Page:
The Apostle Paul wrote: “We who are many, are one body in Christ, and individually we are members one of another.” “Now you are the body of Christ and individually members of it.”By merging the pharisaic image of resurrection with the image of the body of Christ the first Christians could declare with confidence that, “Christ is risen.” When followers of Jesus in the first century and in the twenty-first century talk about the resurrection of Christ, we are proclaiming that death did not have the last word in the Jesus story because his followers were raised up to be his body right here, right now. When we say that we believe in the resurrection of the dead, we are proclaiming that no matter how dead someone may appear to be, no matter how dead we may feel, new life is always possible.

Practicing resurrection begins when we huddle together refusing to let our fears entomb us. Practicing resurrection happens when we gather together to build communities of compassion.Resurrection is not a solitary endeavor. Practicing resurrection requires that we gather together sharing our gifts, talents and treasure for the good of all.  Practicing resurrection happens when we empower one another to rise.Practicing resurrection happens when we build communities of compassion that live fully, love extravagantly and empower people to be all that they were created to be.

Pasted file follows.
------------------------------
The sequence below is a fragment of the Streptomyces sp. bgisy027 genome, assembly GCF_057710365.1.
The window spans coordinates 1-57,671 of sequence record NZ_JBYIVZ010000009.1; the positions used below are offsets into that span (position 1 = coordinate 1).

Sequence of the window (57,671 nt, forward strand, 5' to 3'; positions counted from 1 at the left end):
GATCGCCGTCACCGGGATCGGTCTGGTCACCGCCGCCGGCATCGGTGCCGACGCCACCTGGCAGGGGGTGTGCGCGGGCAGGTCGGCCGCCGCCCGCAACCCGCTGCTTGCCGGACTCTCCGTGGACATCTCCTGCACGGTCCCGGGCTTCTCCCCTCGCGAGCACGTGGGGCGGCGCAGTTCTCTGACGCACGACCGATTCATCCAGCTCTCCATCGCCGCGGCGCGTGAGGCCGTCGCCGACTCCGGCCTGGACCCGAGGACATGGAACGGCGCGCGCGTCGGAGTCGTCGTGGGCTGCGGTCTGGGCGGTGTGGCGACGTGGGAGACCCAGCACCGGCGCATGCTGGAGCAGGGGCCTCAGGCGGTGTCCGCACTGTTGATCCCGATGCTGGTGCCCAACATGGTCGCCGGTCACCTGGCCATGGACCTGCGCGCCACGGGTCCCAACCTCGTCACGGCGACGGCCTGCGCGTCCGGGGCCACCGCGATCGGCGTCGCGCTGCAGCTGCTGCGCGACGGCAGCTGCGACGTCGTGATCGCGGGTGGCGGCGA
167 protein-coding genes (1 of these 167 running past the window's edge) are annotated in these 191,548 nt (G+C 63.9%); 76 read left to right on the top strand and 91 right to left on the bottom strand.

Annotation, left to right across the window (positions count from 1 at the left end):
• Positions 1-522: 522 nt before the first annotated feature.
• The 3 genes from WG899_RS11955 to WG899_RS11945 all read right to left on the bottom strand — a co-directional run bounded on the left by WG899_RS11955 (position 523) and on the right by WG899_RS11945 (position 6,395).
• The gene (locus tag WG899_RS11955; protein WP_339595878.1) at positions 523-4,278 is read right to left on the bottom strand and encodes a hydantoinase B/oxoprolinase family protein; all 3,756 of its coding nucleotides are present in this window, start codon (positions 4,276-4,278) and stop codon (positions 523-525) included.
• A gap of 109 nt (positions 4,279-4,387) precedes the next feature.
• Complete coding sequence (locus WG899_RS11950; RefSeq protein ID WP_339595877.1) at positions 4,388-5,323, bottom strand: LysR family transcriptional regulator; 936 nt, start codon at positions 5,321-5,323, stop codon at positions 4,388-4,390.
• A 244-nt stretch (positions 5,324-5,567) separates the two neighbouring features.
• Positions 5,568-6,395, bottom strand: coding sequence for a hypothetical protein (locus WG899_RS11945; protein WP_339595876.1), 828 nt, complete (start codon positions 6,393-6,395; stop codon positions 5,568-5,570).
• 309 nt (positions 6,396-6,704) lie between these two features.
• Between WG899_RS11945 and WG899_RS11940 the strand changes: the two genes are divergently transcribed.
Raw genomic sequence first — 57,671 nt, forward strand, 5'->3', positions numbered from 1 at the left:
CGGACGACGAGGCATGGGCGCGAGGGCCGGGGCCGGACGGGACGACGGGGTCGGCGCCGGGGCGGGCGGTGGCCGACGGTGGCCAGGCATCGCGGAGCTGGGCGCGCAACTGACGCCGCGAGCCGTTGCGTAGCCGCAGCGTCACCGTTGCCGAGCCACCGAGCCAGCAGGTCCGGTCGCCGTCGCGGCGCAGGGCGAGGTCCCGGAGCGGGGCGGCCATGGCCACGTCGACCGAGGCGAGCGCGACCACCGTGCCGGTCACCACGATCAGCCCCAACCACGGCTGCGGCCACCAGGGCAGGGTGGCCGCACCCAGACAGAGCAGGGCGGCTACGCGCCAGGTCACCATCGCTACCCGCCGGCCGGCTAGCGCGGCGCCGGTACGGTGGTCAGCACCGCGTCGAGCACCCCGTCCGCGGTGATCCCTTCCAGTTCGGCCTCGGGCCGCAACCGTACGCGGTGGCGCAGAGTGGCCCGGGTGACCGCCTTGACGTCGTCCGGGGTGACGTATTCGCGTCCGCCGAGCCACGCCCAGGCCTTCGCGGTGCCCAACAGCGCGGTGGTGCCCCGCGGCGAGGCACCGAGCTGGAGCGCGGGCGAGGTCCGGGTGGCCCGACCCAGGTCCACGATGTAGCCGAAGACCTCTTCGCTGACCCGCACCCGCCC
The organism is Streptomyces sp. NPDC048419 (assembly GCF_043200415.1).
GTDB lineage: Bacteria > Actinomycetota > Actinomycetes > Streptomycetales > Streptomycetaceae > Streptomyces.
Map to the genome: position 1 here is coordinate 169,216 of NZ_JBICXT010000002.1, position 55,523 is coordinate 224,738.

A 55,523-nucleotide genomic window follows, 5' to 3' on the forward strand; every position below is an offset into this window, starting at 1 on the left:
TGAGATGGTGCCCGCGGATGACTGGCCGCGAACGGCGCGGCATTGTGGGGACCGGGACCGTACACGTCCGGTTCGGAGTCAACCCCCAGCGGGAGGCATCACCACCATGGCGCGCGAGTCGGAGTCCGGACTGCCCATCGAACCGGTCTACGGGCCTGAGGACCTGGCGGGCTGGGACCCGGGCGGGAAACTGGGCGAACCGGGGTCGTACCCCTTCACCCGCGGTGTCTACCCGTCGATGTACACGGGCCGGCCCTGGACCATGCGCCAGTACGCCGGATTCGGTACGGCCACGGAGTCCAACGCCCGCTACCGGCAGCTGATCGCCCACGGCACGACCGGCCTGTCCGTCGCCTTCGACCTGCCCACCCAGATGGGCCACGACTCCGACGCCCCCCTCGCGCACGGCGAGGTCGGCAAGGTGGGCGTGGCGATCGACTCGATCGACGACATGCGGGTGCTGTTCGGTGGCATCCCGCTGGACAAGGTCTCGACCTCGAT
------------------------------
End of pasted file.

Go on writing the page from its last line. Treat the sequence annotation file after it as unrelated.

Let it be so among us. Let us be a community of compassion. Let us always seek ways to empower our neighbours and ourselves to live fully, love extravagantly be all that we were created to be.  Let us practice resurrection here and now! Let us Rise!      

Resurrection didn’t just happen way back when. Resurrection happens when we refuse to be cowered by our fears. Resurrection happens when we standup in spite of our fear. Resurrection happens when we empower our sisters and brothers to rise up! Let us rise. Let us be the Body of Christ. Let us rise! Let us rise in the name and for the sake of the LOVE who is God! 

2 thoughts on “Believing in the Resurrection is not the point! – sermon – Second Sunday of Easter – John 20:19-31 – Mya Angelou – Still I Rise

  1. What a Great Easter Sermon!!!!!!!!!!!!!!Pastor Dawn Hutchings Reminds us that Resurrection Living Calls us To “Stand Up”, “To Wake Up” to New Life Within Our Own Being and Live with Compassion and empowerment to the well being and dignity of others and all of humanity!
    Pastor Jon Fogleman

  2. Pingback: Resurrection: Believing is NOT the point! – sermons for the Second Sunday of Easter | pastordawn